In a flurry of legislative activity on March 24, 2021, the New York State Senate and Assembly passed bills (collectively, “LIBOR Legislation”)1 that, once signed by New York Governor Andrew Cuomo (expected because the legislation was included in the governor’s 2021 budget proposal), will facilitate the transition from LIBOR of “tough legacy” contracts that are governed by New York law and that do not include adequate interest rate fallback provisions that contemplate a permanent cessation of LIBOR.
The LIBOR Legislation aims to address the consequences of the permanent cessation of LIBOR for specified contracts, securities, and other agreements that are economically linked to LIBOR, and does so via an amendment to the New York General Obligations Law that adds a new Article 18-C. Key provisions of the amendment include:
- replacement of LIBOR, by operation of law, in any contract, security or instrument that (a) uses LIBOR as a benchmark and contains no fallback provisions or (b) contains fallback provisions that result in a benchmark replacement (other than a recommended benchmark replacement) that is based in any way on any LIBOR value (including by way of a poll or survey of lending rates), with the benchmark replacement based on SOFR and spread adjustment recommended by a Relevant Recommending Body,2 on the date that LIBOR permanently ceases to be published or is announced to no longer be representative;
- prohibition on parties from refusing to perform contractual obligations or declaring a breach of contract as a result of the discontinuance of LIBOR or the use of a replacement;
- statement establishing that the legislative benchmark replacement is a commercially reasonable substitute for, and a commercially substantial equivalent to, LIBOR; and
- provision of a safe harbor from litigation for the use of the recommended benchmark replacement.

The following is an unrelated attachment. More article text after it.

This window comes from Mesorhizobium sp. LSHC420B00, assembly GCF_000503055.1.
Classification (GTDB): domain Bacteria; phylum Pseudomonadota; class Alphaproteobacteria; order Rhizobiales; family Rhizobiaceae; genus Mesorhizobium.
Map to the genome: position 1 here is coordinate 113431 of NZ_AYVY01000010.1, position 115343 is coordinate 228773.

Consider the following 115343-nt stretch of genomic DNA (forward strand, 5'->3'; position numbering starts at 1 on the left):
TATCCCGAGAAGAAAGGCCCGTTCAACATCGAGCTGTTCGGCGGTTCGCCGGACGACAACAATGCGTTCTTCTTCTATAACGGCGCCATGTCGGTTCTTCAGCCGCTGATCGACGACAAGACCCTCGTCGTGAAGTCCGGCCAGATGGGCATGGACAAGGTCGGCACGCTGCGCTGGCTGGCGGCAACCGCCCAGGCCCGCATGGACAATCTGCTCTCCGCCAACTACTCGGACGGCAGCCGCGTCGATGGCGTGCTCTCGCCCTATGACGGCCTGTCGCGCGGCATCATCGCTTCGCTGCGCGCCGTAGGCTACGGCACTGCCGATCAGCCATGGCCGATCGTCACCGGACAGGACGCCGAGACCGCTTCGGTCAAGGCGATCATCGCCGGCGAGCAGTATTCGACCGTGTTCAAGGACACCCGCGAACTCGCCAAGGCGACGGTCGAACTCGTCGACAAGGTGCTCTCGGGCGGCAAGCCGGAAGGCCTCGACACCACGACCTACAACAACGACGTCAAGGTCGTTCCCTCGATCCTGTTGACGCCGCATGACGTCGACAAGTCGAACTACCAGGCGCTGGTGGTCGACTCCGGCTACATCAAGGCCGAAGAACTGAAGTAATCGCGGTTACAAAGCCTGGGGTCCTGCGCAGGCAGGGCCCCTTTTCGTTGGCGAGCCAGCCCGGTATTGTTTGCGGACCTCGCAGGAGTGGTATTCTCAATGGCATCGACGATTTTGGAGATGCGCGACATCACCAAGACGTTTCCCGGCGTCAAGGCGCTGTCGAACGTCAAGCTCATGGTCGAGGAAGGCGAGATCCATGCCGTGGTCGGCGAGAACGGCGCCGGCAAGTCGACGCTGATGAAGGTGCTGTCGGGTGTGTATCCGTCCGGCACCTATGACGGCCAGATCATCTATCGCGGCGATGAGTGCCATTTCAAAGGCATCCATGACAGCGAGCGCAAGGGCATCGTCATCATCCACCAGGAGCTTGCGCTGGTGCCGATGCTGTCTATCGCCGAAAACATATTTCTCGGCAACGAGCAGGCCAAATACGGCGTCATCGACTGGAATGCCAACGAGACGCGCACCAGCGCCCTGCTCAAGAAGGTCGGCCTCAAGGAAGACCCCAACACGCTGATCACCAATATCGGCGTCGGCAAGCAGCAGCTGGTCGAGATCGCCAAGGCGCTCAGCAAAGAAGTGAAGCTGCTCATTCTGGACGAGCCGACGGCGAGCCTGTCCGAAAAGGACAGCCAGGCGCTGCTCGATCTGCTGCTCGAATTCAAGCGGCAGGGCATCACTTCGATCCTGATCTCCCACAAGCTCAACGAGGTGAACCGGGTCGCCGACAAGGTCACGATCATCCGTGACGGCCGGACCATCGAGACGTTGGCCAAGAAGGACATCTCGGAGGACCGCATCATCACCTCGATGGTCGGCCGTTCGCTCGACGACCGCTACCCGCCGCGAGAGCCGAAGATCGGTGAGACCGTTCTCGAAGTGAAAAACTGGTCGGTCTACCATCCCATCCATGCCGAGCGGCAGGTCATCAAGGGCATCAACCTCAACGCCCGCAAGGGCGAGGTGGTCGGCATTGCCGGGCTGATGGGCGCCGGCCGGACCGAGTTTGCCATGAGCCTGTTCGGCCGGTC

The ARRC acknowledged this important development in a related press release, describing the legislation as “crucial in minimizing legal uncertainty and adverse economic impacts associated with the transition.”
The timing is also propitious because the day before, on March 23, 2021, the Federal Reserve released a Progress Report (“Progress Report”) finding that there are approximately $2 trillion3 of potential “tough legacy” contracts—approximately $1.6 trillion in securitization transactions and $400 billion in other cash products. The Progress Report discussed4 the proposed New York legislation as an important part of addressing legacy products.
Our March 12, 2020 Legal Update US ARRC Proposes a New York State Legislative “Solution” for Legacy LIBOR Contracts Without Adequate Fallbacks—But What Does It Actually “Solve”? reviewed the proposed New York legislation and raised concerns regarding potential conflict with the unanimous consent requirements of the Trust Indenture Act (“TIA”).
The New York City Bar Association recently released a detailed Report on Legislation (“NYCBA Report”) in support of the enactment of the proposed New York legislation that also concluded that the law may violate the TIA5 (and supported federal action “to remove this concern”) and discussed the implicated Constitutional considerations.6
While there is more work to be done to resolve potential challenges, there is no doubt that the LIBOR Legislation is an important step in the process and may accelerate the approval of companion legislation at the federal level, which might not face the same potential inconsistencies with the TIA and which has the recent support of FRB Chair Jerome Powell.
1 The Senate bill is designated S297B, and the bill version passed by the Senate was adopted as A164B in the Assembly.
2 “Relevant Recommending Body” is defined in the LIBOR Legislation as “the Federal Reserve Board, the Federal Reserve Bank of New York, or the Alternative Reference Rates Committee, or any successor to any of them.”
3 See fn1 (on p.3), which states: “Of the estimated $90 trillion in USD LIBOR exposures outstanding beyond June 2023, the majority are derivatives which can be addressed through adherence to the ISDA Protocol. An estimated $1.9 trillion in exposures will remain in bonds and securitizations, many of which may have no effective means to transition away from LIBOR upon its cessation. See discussion around legislation and ‘tough legacy’ contracts below.”